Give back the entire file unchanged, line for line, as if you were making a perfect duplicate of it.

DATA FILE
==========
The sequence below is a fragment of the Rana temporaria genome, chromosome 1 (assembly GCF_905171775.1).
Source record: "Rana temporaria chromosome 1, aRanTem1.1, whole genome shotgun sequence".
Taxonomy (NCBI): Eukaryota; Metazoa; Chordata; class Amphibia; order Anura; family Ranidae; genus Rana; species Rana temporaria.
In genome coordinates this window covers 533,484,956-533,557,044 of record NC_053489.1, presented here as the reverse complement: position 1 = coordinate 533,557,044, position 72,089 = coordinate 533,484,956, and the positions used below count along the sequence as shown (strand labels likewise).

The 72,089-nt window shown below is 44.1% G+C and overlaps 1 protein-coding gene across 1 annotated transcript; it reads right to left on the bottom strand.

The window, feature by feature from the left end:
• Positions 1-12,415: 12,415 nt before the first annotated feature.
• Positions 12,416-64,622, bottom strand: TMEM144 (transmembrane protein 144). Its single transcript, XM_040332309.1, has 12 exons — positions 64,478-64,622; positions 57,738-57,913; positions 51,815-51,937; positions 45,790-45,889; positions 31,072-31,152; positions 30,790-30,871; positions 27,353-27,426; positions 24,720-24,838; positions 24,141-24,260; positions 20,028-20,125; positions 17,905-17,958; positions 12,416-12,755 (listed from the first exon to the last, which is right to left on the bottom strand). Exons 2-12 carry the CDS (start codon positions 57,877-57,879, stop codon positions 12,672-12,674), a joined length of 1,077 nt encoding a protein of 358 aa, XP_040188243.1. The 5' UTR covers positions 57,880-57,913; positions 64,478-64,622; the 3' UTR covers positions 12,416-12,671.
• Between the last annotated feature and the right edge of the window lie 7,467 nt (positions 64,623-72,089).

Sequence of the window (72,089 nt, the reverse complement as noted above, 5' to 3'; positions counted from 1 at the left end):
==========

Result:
The sequence below is a fragment of the Rana temporaria genome, chromosome 1 (assembly GCF_905171775.1).
Source record: "Rana temporaria chromosome 1, aRanTem1.1, whole genome shotgun sequence".
Taxonomy (NCBI): Eukaryota; Metazoa; Chordata; class Amphibia; order Anura; family Ranidae; genus Rana; species Rana temporaria.
In genome coordinates this window covers 533,484,956-533,557,044 of record NC_053489.1, presented here as the reverse complement: position 1 = coordinate 533,557,044, position 72,089 = coordinate 533,484,956, and the positions used below count along the sequence as shown (strand labels likewise).

The 72,089-nt window shown below is 44.1% G+C and overlaps 1 protein-coding gene across 1 annotated transcript; it reads right to left on the bottom strand.

The window, feature by feature from the left end:
• Positions 1-12,415: 12,415 nt before the first annotated feature.
• Positions 12,416-64,622, bottom strand: TMEM144 (transmembrane protein 144). Its single transcript, XM_040332309.1, has 12 exons — positions 64,478-64,622; positions 57,738-57,913; positions 51,815-51,937; positions 45,790-45,889; positions 31,072-31,152; positions 30,790-30,871; positions 27,353-27,426; positions 24,720-24,838; positions 24,141-24,260; positions 20,028-20,125; positions 17,905-17,958; positions 12,416-12,755 (listed from the first exon to the last, which is right to left on the bottom strand). Exons 2-12 carry the CDS (start codon positions 57,877-57,879, stop codon positions 12,672-12,674), a joined length of 1,077 nt encoding a protein of 358 aa, XP_040188243.1. The 5' UTR covers positions 57,880-57,913; positions 64,478-64,622; the 3' UTR covers positions 12,416-12,671.
• Between the last annotated feature and the right edge of the window lie 7,467 nt (positions 64,623-72,089).

Sequence of the window (72,089 nt, the reverse complement as noted above, 5' to 3'; positions counted from 1 at the left end):